Like always, the PC version of Infinite is graphically superior to the console versions. Textures and some landscapes on the Xbox and PS3 versions are not quite up to par with top of the line computer graphics, which is to be expected.

Don't get on the Handyman's bad side


If I had to choose one sentence to describe Bioshock Infinite's gameplay, it would have to be "If it ain't broke, don't fix it." Combat and interactions with the environment are, for the most part, incredibly similar to the original Bioshock. That's not to say that the gameplay is boring and repetitive. It is still just as fun and engrossing as it was 6 years ago. This time around, however, Irrational Games has introduced some cool new features to help the gameplay still feel fresh and enticing.

Replacing Plasmids this time around are potions called Vigors. While their origins aren't exactly explained in the story, they are still a great addition to the combat. Plasmids such as Electro Bolt and Incinerate have now been re-skinned and renamed to Shock Jockey and Devil's Kiss. My point is that Vigors for the most part are identical to Plasmids. I personally found Vigors to be a lot more useful during combat, however, as they can also be used to set traps in the environment to really screw up enemies.

Probably the coolest new addition in gameplay is the Skyhook. It serves as your main method of melee combat, but also as a way of getting around Columbia. The Skyhook is magnetic, which allows Booker to grapple onto rails across the different parts of the city. This allows for absolutely crazy combat when trying to handle shooting enemies and direct Booker across the rails at the same time.

Replacing the Big Daddies from Bioshock 1 are a multitude of enemies. There are a lot more mini-boss style baddies this time around, such as the Hot-headed Fireman, and the Shaquille O'Neal sized Handyman. The Handymen are by far the biggest threat you'll face during points in the story. They definitely do not go down easily.

Every game has its share of collectibles, and Bioshock Infinite is no different. Throughout the main story, Booker will come across devices called Voxophones, which contain audio logs from various citizens of Columbia. These are optional, and only serve as a way to flesh out the story into more detail, and to give completionists a reason to come back to the game.

After completing Bioshock Infinite's main story, the player will unlock 1999 mode, named after the year which System Shock 2 (a spiritual prequel to Bioshock) was released. It truly lives up to its name. With  limited ammo drops, harder enemies, and no auto-aim, 1999 mode makes Bioshock Infinite feel just as brutally challenging as the 90's shooters of old.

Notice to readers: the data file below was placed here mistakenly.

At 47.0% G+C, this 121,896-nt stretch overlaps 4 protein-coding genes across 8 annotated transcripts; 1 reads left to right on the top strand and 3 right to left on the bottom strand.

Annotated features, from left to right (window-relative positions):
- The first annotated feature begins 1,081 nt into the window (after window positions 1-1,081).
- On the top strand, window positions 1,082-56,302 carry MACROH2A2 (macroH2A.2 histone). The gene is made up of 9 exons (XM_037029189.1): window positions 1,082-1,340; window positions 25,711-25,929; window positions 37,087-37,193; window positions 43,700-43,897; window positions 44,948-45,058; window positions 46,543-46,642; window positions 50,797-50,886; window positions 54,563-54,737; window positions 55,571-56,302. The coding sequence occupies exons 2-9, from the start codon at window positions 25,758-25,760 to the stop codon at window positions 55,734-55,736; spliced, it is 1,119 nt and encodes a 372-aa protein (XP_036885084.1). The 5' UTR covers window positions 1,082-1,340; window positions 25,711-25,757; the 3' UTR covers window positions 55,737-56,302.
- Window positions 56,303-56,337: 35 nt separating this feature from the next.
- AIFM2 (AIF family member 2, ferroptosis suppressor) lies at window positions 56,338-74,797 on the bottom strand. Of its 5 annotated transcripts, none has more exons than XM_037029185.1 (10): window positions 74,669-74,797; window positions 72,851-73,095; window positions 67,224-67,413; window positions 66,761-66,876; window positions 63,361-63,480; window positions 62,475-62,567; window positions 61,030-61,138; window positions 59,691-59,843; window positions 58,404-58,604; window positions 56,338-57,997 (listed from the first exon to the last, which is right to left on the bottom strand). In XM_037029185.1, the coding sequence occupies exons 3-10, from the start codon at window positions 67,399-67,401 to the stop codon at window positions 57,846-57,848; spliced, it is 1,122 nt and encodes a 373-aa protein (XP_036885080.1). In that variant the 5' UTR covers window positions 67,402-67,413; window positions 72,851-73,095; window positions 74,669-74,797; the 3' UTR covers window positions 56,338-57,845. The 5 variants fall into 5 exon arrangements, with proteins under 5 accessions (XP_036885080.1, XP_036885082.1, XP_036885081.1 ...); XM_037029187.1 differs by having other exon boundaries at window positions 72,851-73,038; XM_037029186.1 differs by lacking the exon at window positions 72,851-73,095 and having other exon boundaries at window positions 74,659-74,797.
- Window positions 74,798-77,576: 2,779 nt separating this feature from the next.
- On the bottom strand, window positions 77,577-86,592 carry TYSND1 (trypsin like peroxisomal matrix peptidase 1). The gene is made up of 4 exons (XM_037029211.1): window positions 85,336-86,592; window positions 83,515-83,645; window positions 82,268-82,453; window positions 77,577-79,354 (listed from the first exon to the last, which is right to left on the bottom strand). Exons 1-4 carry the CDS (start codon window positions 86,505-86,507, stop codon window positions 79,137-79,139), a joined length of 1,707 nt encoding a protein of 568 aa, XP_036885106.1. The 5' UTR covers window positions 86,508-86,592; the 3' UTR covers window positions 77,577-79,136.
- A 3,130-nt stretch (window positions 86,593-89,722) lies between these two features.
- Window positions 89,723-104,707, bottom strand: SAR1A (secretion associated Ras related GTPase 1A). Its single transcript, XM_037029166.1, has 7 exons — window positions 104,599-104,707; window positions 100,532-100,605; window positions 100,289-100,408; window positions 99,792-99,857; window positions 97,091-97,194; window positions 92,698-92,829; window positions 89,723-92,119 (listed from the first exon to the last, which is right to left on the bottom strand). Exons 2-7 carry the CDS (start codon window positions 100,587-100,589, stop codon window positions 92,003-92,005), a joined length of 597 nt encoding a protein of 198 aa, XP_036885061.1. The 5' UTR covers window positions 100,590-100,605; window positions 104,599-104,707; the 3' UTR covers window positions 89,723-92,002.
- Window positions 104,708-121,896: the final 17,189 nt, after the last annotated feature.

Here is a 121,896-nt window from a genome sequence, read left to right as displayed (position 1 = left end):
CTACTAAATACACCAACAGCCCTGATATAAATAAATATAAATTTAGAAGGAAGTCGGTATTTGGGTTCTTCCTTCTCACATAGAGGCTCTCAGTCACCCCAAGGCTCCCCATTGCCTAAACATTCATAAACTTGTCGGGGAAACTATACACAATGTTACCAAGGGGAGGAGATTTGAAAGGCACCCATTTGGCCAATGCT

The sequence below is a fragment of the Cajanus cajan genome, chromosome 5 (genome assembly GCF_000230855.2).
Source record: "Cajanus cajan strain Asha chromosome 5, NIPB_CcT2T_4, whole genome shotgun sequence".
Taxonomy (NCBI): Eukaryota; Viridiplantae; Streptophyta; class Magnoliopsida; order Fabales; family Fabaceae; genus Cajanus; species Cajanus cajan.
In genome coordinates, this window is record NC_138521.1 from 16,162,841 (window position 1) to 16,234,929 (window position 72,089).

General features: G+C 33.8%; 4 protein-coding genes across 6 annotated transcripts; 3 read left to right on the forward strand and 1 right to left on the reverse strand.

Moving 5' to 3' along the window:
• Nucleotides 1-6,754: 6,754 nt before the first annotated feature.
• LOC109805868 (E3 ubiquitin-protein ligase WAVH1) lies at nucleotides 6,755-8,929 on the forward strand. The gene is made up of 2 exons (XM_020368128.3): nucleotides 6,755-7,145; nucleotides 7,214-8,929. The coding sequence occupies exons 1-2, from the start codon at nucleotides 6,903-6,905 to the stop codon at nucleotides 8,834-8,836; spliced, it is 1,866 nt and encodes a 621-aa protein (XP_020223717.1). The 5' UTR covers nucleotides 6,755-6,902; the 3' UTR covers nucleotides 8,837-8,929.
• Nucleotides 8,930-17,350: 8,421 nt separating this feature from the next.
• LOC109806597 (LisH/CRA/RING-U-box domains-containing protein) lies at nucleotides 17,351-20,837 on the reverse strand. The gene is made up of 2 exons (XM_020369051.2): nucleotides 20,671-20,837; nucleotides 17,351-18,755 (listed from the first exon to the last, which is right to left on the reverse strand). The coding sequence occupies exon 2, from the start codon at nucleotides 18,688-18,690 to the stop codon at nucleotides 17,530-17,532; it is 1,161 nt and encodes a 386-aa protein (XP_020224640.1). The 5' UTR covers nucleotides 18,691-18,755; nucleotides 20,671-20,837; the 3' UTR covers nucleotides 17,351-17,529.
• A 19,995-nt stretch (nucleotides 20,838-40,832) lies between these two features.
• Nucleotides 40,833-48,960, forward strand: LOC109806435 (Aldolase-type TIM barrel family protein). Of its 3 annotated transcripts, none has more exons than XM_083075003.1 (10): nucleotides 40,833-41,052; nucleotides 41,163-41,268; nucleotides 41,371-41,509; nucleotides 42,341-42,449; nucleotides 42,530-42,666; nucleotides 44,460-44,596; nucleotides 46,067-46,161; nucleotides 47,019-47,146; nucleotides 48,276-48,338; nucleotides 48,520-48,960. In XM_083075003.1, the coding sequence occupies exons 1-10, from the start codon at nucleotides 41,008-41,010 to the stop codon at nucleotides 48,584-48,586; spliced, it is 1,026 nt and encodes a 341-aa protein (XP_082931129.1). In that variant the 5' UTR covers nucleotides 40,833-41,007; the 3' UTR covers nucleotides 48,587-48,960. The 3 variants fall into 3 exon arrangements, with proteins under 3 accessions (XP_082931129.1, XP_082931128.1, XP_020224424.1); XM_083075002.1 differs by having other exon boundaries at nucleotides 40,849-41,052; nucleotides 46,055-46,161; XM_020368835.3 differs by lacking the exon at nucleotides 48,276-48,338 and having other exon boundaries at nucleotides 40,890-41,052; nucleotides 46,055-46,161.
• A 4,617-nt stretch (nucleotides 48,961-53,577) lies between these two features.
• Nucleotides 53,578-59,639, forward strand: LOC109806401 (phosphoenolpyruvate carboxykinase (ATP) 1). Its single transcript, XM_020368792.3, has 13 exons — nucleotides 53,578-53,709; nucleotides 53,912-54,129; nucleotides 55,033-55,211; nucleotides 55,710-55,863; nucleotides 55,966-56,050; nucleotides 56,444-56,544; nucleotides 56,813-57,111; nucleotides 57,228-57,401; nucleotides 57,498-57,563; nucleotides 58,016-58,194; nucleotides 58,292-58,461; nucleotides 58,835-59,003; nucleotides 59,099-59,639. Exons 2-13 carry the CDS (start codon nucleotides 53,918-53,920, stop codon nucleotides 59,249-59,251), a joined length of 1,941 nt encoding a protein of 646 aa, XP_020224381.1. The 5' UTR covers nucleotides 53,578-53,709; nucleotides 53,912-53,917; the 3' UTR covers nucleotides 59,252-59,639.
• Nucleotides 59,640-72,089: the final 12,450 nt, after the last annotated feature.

"Cinematic Trailer? I don't know what you're talking about."


Bioshock Infinite doesn't exactly have a soundtrack. What I mean by this is that, for the most part, I didn't exactly hear too many notable tracks throughout my adventure. Yes there was the usual dramatic track when a large enemy appeared, or a somber one when Elizabeth shows her true emotions about her situation, but nothing really memorable came out of the soundtrack for me.

Seeing as how Bioshock Infinite takes place in 1912, it is quite fitting to include songs from the era. Radios throughout Columbia either have some form of propaganda news program blaring from them, or the jovial tunes of old lightening up the mood. It is sort of odd to hear bright and cheery quartets singing while a Fireman is trying to burn my face to a crisp, but it really adds to the atmosphere. 

Despite having actual tunes from the turn-of-the-century, the crafty Ken Levine has also managed to sneak in some modern tracks redone as various 1900s styles throughout the game. I was totally caught off guard the first time I heard some of these tracks during my adventure, wondering why Girls Just Wanna Have Fun was playing in an arcade, or why a little girl was singing Fortunate Son on a Finkton street corner. They're definitely a cool addition to the game, and going back to try and find all of the modern songs is yet another reason to replay the main story.

Final Thoughts

In short, Bioshock Infinite is an absolutely spectacular game. It is the perfect example of what a fun, story driven, and emotional game can possibly be. Even if the gameplay may not be your thing, the game is totally worth playing just for Booker and Elizabeth alone. Their relationship and chemistry in the game is the definitive example of how far video games have come in terms of storytelling and character development. This game is one of the few must-play games of 2013, and will definitely be in the running for Game of the Year. If you haven't already, get Bioshock Infinite. Now. 

Final Score


Seth Boester is currently a Sophomore in high school. You can follow him on Twitter @cheesewombat and listen to him to rant about the Green Bay Packers' mediocre defense after every Sunday's game.

1 comment:

Thanks for posting!